delegation, On the Job, Professional Identity, Scope of Practice

Medical Assistants and Limited Scope Radiography

I receive fewer questions than I did seven or 10 years ago about the legalities of medical assistants performing limited scope radiography. However, in some states medical assistants are called upon to expose patients to ionizing radiation, as specifically directed by the overseeing/delegating provider.

The legality of this task is governed by state law. In some states unlicensed professionals such as medical assistants are forbidden from doing any limited scope radiography. Only licensed radiologic technologists are permitted to perform radiography. In other states medical assistants are required to complete a short course and pass a test in order to be delegated limited scope radiography. In other states limited scope radiography under direct/on-site provider supervision is not regulated. Physicians are permitted to delegate limited scope radiography to knowledgeable and competent employees.

On the Job, Professional Identity, Scope of Practice

Ohio Passes Senate Bill 110

I am happy to report that the Ohio Legislature has passed Senate Bill (SB) 110, which has now been signed into law by Governor John Kasich. The bill becomes effective 90 days after signing.

This bill gives nurse practitioners (NPs) and physician assistants (PAs) the ability to delegate medication administration to unlicensed allied health professionals, such as medical assistants working under their supervision in outpatient settings.

See the following relevant passages from SB 110, the first from page 20 of the attached, which is the version that has passed both Houses of the Ohio legislature:

Sec. 4723.48. (A) A clinical nurse specialist, certified nurse-midwife, or certified nurse practitioner seeking authority to prescribe drugs and therapeutic devices shall file with the board of nursing a written application for a certificate to prescribe. The board of nursing shall issue a certificate to prescribe to each applicant who meets the requirements specified in section 4723.482 or 4723.485 of the Revised Code. …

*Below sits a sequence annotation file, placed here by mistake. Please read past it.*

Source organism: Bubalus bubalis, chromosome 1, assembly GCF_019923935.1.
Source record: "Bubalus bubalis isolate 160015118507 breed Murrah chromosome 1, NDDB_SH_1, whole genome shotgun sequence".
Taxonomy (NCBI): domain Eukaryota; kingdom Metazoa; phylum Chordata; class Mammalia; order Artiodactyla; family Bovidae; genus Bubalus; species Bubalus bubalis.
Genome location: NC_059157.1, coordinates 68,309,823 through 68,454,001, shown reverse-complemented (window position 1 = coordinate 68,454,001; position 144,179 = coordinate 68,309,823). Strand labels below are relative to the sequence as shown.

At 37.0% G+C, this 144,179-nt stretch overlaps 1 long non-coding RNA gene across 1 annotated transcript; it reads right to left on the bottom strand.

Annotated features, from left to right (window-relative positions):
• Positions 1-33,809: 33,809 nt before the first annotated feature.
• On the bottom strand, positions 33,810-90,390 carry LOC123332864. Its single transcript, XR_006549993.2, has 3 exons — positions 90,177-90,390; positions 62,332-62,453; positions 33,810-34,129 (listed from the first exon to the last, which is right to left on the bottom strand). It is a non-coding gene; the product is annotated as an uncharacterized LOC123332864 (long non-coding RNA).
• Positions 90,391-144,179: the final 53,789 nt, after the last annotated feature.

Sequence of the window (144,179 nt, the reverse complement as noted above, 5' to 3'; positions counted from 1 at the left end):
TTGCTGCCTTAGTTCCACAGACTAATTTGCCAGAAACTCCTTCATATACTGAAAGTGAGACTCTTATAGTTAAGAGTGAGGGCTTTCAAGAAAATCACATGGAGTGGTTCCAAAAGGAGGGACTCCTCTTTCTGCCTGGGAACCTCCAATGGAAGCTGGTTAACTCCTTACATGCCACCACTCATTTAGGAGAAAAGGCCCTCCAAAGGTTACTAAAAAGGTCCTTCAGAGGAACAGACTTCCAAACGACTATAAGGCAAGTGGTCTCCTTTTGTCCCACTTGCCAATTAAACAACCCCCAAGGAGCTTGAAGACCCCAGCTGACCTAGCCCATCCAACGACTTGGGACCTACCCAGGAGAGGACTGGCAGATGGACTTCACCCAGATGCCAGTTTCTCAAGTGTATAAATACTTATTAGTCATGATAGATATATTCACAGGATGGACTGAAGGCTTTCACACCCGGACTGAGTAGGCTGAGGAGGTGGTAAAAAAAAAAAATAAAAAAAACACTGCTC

(C)(1) The holder of a certificate issued under this section may delegate to a person not otherwise authorized to administer drugs the authority to administer to a specified patient a drug, other than a controlled substance, listed in the formulary established in rules adopted under section 4723.50 of the Revised Code. The delegation shall be in accordance with division (C)(2) of this section and standards and procedures established in rules adopted under division (Q) of section 4723.07 of the Revised Code.

(2) Prior to delegating the authority, the certificate holder shall do both of the following:

(a) Assess the patient and determine that the drug is appropriate for the patient;

(b) Determine that the person to whom the authority will be delegated has met the conditions specified in division (D) of section 4723.489 of the Revised Code.

Note also the following on pages 22 and 23:

Sec. 4723.489. A person not otherwise authorized to administer drugs may administer a drug to a specified patient if all of the following conditions are met: